This was before I’d started doing any exercise and after years of eating badly. The thing that upset me the most about this picture when I finally found it was that I have fat ankles. I’m also not overly thrilled with how fat my arms are either. I find my posture interesting. What’s with the hunched over shoulders? It’s like I’d forgotten how to stand straight. There’s another picture of me taken on the same day where you can see my wonderful double-chin :/ I think that one can stay hidden.

Here’s an even better one from 2005…

Mmmm… aren’t I a stunner? (I did adore that skirt though)

The question for me is that how could I let this happen to myself? When I was 18 I was in amazing shape. I was a size 12 – 10 on a good day – but I still thought I was fat. It kills me now that I ever though that. I’ve had a good grounding in nutrition, I understand what a standard portion size means. I knew and understood the basic premise that if you eat too much fatty food, you’re going to put on weight. But I did it anyway. I ate enormous amounts of food. I ate too much and I didn’t exercise. I got fat, real fat for someone with my body type. I can’t even hide behind that lamest of the lame excuses I’m just big boned because I’m not. I have small shoulders and scrawny arms. I can’t say I have skinny legs because the cycling I did when I was younger put down a certain amount of muscle and it never really went away. But I definitely had more shapely legs then the ones I ended up with after years of gorging myself on bad food.

I wish I could go back in time and fix the mistakes I made when it came to how I treated my body. After all, you only get one and I’m fairly certain my weight caused the prolapsed disc in my spine. And of course I made it worse because I used it as an excuse to not exercise for a really long time.

The gym was good but I found I could intimidate the trainers into not giving me tough programs. That was until I met Tracey who saw through all my bullshit. She didn’t ignore my back problems but she certainly challenged me and changed my perception of what I was physically capable of. I discovered that I’d be holding myself back, hiding behind the excuse of my back when I could’ve been doing so much more. She had me doing exercises I was certain I couldn’t and lifting weight I thought were too heavy. And she was right, I could do it.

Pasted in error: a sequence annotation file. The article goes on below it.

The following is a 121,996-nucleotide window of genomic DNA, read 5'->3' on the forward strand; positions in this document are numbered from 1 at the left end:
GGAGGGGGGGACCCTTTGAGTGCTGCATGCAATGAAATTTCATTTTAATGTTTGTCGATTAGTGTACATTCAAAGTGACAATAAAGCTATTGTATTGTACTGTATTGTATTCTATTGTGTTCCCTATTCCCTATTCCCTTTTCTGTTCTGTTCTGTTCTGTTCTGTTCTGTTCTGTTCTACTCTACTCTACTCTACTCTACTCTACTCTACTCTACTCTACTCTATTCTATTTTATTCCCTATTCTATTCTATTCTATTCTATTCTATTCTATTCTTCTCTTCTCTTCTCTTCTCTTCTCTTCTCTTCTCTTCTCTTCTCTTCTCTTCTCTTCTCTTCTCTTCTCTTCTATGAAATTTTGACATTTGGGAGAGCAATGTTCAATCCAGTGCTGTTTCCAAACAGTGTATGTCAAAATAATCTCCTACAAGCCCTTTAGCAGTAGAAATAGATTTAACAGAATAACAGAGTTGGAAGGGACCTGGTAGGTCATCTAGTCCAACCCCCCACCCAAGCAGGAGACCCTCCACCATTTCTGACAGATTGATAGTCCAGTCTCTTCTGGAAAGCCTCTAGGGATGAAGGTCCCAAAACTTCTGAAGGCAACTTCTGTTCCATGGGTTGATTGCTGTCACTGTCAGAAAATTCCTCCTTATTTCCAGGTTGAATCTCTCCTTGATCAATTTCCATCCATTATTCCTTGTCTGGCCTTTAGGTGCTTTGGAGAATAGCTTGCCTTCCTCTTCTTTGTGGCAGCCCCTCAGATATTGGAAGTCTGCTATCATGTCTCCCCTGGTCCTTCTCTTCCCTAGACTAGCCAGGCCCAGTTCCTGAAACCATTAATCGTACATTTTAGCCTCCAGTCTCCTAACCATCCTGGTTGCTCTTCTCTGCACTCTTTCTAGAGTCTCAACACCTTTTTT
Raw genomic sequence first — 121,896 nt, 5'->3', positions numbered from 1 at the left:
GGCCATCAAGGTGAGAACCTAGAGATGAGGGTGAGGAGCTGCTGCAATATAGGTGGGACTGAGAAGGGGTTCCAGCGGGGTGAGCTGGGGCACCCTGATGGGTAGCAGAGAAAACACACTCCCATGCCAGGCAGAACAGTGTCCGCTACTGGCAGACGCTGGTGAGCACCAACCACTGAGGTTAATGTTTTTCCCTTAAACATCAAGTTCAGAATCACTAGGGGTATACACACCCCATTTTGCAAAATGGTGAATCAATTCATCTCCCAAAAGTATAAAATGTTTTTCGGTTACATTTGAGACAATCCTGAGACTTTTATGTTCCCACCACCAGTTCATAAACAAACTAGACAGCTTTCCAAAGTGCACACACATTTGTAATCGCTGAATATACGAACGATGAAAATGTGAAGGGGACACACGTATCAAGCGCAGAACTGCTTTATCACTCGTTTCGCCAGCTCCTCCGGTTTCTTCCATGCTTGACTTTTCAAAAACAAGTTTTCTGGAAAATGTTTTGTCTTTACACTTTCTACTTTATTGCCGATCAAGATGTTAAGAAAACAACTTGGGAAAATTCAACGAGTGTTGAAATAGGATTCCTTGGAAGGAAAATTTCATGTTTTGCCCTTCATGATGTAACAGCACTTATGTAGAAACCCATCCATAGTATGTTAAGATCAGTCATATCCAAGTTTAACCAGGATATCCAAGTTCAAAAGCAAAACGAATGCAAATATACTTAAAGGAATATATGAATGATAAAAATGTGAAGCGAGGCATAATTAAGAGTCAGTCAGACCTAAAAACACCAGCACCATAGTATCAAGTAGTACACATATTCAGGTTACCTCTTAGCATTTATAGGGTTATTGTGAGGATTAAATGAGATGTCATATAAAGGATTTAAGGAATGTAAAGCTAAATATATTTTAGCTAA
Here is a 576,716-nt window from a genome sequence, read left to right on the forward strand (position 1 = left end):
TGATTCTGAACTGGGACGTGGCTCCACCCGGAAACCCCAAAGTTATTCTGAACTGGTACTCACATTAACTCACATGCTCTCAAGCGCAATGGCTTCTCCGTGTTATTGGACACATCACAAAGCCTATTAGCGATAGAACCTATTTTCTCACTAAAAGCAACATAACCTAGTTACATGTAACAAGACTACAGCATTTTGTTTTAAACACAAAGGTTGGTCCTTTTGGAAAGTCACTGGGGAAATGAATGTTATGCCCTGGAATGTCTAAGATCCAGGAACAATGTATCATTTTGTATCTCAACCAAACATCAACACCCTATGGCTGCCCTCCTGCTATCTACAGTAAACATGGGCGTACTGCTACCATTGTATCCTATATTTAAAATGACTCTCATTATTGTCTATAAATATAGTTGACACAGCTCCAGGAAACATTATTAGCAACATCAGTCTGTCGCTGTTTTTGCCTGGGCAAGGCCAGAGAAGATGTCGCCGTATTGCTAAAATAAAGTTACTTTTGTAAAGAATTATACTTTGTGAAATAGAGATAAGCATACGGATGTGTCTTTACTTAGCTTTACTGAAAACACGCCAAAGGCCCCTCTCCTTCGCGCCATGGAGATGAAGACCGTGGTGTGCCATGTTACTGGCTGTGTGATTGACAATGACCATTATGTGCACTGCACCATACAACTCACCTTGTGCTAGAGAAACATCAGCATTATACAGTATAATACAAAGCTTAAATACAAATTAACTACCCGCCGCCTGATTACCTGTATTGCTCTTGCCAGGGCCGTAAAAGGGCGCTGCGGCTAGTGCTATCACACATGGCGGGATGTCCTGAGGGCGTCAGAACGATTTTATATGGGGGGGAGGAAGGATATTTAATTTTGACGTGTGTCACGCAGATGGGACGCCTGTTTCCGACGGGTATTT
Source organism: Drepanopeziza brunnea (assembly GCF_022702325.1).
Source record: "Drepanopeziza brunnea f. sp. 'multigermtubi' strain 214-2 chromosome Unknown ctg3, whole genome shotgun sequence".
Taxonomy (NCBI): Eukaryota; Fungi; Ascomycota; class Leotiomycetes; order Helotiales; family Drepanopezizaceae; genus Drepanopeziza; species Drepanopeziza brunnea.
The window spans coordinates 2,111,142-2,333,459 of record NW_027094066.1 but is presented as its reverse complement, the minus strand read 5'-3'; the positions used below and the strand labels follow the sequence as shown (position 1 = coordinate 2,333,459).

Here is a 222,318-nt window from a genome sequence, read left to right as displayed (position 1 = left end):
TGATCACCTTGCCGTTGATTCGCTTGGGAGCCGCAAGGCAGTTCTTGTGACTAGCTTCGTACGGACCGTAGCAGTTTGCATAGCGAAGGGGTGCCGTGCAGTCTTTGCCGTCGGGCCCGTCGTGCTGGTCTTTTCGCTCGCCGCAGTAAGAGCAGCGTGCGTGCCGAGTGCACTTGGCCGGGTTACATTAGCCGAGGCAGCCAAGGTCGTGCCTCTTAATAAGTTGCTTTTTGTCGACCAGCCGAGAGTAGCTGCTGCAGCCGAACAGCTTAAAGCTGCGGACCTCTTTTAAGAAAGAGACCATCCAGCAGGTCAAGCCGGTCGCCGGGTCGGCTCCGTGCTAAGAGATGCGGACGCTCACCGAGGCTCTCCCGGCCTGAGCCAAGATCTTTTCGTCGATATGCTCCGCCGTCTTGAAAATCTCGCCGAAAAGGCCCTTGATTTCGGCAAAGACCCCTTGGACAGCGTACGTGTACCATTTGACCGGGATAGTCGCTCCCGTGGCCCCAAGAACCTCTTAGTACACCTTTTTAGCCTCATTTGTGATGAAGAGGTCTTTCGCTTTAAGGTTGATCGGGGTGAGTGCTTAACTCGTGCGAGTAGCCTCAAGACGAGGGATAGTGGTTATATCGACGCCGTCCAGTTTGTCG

Of course, I don’t go to the gym any more. These days it’s all about the bike. And I love it. I love it so completely I can’t imagine it not being a part of my life. I still have so many issues with my appearance but for whatever reason, I can put them all aside when it comes to getting into my cycling gear and going for a ride. I don’t feel self-conscious when I’m on my bike, which is weird because there’s nowhere to hide when you’re kitted up. Okay, so the bib shorts are helping a bit but I find that I simply don’t care. The not caring – that’s a good thing.

Me today. Well, not today, taken a few weeks ago about halfway up to Kinglake.

I look at the photo and see all my flaws. I can see the pudgy stomach I’m probably going to be stuck with for good but it’s counter-balanced by the trim legs and slimmed down arms. I don’t have a double-chin any more.

I suppose I’m writing this because most of the time I focus on what I’m not (skinny, gorgeous, fabulously rich) rather than seeing what I have achieved. I never, ever pat myself on the back and say “well done”. I barely acknowledge that I’ve managed to do something that the majority of Australians apparently can’t. So go team me! I will always see myself as terribly flawed (and fat) but sometimes it’s nice to acknowledge that I did take control of my life and did something about the shape I found myself in.